For most queer women, the name Bridget McManus immediately rings a bell. You may recognize her from Logo’s Bridget McManus Presents: That Time of the Month, McManusland, Cowgirl Up, or as Queen Latifah’s sidekick on the first two seasons of The Queen Latifah Show.
McManus also hosted Stonewall Inn’s 40th Anniversary Benefit and was a correspondent for the 8th International Gay Games in Cologne, Germany. Needless to say, her résumé is quite impressive, and also quite gay. McManus’ big passion is to be able to tell our stories, and that’s exactly what she is doing with her upcoming project for lesbian network Tello films.
In her fourth scripted work for Tello films, McManus plays the lead in the series Maybelle. The story follows Maybelle Garris, a 35-year old woman who has spent much of her life taking care of her ailing mother. Now that her mother has passed, Maybelle must learn to restart her life and finally acknowledge her love for her high school best friend, Della Cain Cumbee (Frances Nichols). Though Della is now married to a man, the story focuses mostly on their reconnection and gay life in rural Virginia.
“This is about soulmates reconnecting,” explains McManus. “There aren’t enough lesbian romantic movies, as far as I’m concerned. Someone always commits suicide or their parents don’t approve. So I was like, what if I did a series about two women that were in love and that’s enough? They’re just in love.”
Often called the lesbian Netflix, Tello films is no stranger to telling authentic stories about queer women. “I love Tello because it’s the only company that I know of that is for lesbians and by lesbians,” says McManus.
On top of the stories being written by out women, McManus feels that casting out women has also given the series an advantage. “We’re professional actors that are doing content that we care about and identify with and it’s such a blessing to have a gay leading lady for a gay story.”
“In the past, I have worked with fantastic straight people doing gay roles and they’re like, ‘I’m fine with it. I’m so fine with it.’ But you know that in the back of their minds they’re like, ‘Okay, I have to prep for this gay scene’”, says McManus, “And gay actors are like, ‘Just do it. Just do the scene.’”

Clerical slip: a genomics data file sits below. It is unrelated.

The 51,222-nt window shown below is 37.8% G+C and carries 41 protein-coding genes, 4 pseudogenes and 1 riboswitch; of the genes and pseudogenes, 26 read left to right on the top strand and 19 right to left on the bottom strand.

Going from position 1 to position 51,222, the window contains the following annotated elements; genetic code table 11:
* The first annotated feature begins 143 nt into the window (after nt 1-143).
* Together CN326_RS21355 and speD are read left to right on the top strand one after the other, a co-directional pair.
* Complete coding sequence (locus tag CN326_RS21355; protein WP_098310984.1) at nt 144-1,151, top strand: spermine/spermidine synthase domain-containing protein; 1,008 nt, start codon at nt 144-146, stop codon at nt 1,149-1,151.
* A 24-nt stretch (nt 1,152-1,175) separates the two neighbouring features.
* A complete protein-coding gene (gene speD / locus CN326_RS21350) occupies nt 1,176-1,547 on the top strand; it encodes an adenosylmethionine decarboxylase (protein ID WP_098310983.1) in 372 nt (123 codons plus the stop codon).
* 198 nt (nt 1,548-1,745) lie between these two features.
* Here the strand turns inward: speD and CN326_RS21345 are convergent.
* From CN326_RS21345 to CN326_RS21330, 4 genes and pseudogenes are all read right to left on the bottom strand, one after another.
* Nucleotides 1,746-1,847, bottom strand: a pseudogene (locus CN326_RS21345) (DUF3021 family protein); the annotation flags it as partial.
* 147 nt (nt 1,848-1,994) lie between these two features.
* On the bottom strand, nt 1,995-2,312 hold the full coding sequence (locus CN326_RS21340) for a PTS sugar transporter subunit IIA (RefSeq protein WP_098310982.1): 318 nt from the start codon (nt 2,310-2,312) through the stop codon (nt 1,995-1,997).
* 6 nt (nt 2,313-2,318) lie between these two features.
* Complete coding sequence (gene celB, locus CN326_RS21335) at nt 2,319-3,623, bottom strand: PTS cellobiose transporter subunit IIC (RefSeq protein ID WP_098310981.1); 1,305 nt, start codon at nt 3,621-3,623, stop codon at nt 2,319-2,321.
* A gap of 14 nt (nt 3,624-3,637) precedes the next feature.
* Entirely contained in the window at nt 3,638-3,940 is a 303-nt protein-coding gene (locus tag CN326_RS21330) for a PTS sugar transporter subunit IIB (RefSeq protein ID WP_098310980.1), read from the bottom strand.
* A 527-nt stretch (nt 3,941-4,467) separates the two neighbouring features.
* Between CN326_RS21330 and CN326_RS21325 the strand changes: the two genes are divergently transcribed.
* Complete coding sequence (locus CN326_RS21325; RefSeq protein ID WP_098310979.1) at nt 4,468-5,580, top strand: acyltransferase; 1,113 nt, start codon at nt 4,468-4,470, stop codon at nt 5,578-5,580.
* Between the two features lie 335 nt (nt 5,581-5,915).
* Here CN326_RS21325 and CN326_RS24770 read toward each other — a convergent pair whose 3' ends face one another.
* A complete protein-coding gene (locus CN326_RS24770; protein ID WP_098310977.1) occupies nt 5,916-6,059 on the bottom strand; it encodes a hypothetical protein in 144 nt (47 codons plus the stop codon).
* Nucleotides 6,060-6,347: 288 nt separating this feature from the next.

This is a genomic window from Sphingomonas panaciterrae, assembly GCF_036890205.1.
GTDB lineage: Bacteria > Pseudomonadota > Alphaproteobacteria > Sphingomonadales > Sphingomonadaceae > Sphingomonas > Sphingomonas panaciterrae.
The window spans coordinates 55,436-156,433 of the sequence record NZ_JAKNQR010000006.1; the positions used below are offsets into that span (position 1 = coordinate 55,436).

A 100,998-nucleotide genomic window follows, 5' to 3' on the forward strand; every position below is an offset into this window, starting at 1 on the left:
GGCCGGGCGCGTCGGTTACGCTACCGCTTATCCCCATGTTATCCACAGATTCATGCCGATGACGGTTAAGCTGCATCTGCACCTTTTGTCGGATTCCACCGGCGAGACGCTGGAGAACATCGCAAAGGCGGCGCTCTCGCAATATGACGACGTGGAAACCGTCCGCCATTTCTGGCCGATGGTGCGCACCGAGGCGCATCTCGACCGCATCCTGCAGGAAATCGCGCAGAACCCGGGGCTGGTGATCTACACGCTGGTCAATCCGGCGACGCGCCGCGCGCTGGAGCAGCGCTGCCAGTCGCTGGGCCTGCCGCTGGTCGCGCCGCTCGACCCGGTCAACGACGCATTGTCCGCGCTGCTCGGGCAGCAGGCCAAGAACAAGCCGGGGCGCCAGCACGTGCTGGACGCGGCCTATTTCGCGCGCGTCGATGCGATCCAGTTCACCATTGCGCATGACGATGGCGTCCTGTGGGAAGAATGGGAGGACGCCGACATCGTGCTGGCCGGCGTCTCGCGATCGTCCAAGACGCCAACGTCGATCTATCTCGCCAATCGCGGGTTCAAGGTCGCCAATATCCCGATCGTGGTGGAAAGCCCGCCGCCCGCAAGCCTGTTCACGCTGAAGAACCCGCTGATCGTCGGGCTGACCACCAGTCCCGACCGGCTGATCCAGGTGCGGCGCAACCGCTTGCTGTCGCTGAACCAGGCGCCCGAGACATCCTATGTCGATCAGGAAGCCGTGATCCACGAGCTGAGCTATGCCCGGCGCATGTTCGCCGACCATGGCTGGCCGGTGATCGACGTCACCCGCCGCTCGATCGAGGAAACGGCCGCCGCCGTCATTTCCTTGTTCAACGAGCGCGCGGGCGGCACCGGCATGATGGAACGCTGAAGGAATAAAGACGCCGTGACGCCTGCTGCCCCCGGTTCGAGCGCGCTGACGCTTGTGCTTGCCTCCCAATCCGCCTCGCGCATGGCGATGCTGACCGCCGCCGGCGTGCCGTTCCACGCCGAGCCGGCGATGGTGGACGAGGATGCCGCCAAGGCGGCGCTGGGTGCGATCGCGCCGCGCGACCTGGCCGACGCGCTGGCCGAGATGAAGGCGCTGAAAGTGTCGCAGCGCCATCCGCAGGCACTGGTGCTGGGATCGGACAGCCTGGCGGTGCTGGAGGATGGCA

Being open and out for all of her career, McManus recognizes the importance of what stories like Maybelle provide for our community. “The message is to be in the moment and be your true self. No matter how much time goes by, or how much you try to escape in your life, you’re always going to come back to who you really are,” she says. “You can run, you can hide, but eventually you’re going to have to face that you are who you are and that’s exactly what you’re supposed to be and it’s good.”
With the release of her new comedy special in 2016 and the recent news that Maybelle will be turned into a feature length film, you can guarantee that McManus will continue to create quality lesbian content that we can relate to. However, knowing the importance of sharing our stories, she wants to encourage everyone in the community to be themselves and to find and share their unique voices.
“There’s only one of you. The world needs your individual perspective. There is nothing wrong with you because it’s great to be your full-fledged you. Don’t try to fit into any category. You don’t have to be a certain weight. You don’t have to get rid of your accent. You don’t have to change yourself to fill a role. What you should do is make your own roles. That’s what makes entertainment interesting.”
Maybelle premiers Sunday, December 13 on tellofilms.com. The series will require a monthly subscription of $4.99. All proceeds go to creating and producing more projects for the queer women’s community.